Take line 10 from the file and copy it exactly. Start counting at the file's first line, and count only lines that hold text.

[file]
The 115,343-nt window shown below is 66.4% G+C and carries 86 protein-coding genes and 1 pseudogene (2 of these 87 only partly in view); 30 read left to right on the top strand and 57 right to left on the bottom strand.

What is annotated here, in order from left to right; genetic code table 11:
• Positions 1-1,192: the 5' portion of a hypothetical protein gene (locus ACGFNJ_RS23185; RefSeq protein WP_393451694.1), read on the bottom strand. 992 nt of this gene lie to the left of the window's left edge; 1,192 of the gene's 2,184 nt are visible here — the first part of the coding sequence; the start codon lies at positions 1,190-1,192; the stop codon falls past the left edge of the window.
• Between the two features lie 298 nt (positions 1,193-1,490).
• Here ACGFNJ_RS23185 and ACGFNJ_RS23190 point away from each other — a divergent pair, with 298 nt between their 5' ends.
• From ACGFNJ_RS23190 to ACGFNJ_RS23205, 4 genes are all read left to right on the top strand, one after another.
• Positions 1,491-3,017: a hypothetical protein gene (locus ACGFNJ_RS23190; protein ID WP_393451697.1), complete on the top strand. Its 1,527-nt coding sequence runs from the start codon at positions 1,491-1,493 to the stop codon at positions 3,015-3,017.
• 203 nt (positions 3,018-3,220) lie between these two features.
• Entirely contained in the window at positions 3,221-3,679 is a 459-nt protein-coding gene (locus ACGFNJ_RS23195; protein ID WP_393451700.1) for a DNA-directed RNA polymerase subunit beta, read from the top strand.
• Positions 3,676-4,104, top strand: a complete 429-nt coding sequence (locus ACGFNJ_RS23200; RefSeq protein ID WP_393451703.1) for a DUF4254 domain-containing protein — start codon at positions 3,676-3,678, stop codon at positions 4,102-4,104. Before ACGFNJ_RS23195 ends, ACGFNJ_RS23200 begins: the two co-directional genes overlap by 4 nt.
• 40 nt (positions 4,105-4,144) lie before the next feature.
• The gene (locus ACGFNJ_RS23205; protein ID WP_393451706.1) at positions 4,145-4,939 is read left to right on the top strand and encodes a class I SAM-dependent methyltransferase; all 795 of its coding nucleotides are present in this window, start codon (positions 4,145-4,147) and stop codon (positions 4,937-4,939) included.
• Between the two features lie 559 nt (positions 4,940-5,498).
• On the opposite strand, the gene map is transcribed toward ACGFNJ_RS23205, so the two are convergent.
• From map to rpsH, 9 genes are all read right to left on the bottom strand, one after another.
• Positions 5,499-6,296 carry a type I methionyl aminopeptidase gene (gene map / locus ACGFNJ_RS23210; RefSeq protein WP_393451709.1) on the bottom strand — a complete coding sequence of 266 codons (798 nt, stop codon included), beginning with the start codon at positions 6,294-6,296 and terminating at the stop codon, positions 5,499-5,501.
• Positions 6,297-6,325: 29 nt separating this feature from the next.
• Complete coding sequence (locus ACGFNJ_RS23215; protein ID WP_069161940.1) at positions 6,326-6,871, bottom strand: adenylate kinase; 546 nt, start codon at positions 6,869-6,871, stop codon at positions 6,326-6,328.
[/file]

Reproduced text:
• Positions 3,676-4,104, top strand: a complete 429-nt coding sequence (locus ACGFNJ_RS23200; RefSeq protein ID WP_393451703.1) for a DUF4254 domain-containing protein — start codon at positions 3,676-3,678, stop codon at positions 4,102-4,104. Before ACGFNJ_RS23195 ends, ACGFNJ_RS23200 begins: the two co-directional genes overlap by 4 nt.